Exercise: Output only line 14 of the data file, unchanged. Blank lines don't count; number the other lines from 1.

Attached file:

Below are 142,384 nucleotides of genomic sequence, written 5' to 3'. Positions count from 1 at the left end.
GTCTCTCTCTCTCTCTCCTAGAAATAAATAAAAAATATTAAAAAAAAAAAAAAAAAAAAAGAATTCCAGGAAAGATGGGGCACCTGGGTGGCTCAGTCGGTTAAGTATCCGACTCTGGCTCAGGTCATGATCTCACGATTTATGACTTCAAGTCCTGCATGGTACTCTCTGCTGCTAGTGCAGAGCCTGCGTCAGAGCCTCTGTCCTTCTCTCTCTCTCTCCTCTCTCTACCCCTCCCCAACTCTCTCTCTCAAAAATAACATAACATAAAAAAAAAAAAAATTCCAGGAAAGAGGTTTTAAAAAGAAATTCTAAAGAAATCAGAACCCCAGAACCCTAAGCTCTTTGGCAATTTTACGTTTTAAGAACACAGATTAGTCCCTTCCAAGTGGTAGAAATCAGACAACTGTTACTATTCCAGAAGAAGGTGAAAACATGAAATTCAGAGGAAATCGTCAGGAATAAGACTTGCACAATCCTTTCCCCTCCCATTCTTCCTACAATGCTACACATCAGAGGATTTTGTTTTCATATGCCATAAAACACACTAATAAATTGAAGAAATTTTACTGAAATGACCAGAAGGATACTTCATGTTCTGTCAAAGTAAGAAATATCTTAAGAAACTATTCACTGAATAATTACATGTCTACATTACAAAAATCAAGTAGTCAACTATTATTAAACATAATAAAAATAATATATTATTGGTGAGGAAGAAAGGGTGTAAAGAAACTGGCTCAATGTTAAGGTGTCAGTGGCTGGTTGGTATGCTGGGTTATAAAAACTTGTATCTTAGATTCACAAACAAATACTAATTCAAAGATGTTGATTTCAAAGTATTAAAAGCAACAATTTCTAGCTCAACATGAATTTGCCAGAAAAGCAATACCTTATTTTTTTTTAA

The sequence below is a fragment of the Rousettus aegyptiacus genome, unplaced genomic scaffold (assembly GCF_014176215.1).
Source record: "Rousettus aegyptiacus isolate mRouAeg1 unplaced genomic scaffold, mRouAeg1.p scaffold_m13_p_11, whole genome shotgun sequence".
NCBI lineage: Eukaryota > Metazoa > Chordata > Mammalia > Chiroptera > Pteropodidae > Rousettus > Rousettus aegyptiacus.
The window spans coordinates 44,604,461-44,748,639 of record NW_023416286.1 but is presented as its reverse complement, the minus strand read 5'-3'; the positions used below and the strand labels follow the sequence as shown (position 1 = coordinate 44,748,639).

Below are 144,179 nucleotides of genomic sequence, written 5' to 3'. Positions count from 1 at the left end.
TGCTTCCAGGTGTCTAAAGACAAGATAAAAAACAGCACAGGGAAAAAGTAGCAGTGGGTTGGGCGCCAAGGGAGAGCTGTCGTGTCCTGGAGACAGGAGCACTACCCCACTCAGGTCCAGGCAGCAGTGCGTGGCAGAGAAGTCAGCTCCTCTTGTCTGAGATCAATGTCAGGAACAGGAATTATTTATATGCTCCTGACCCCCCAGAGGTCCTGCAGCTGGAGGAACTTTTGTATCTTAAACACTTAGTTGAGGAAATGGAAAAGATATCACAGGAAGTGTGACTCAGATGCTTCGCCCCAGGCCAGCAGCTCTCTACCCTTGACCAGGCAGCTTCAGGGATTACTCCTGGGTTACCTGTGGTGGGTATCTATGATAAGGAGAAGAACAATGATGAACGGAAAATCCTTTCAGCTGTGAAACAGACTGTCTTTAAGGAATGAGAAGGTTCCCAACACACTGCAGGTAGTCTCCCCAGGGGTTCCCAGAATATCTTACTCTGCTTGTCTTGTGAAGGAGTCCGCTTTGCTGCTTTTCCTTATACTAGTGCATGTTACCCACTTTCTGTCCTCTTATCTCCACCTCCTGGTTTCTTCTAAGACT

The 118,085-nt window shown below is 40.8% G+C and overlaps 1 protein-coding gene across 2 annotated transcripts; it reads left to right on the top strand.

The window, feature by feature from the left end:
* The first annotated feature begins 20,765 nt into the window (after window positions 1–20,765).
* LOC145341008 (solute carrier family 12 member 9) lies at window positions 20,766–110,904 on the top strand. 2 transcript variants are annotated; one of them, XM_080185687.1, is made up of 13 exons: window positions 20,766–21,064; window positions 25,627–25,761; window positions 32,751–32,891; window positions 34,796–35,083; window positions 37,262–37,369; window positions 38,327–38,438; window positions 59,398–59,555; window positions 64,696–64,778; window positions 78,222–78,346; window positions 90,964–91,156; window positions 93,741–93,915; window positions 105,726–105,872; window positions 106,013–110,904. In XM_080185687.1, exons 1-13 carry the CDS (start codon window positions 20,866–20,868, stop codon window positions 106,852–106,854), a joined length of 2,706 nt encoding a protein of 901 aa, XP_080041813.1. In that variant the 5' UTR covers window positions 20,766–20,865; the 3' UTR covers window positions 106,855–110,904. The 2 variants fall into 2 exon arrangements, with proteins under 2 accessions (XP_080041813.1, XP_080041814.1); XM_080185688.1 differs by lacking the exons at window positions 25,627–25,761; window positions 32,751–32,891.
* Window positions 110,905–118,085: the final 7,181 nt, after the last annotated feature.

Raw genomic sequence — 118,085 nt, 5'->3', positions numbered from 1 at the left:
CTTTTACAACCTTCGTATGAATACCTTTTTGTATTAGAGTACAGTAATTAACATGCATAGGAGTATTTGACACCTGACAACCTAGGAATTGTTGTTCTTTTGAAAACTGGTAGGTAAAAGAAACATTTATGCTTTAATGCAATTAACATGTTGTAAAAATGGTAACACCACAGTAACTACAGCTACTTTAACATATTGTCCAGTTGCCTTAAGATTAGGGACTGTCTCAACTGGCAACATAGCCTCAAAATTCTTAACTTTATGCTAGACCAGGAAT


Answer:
Raw genomic sequence — 118,085 nt, 5'->3', positions numbered from 1 at the left: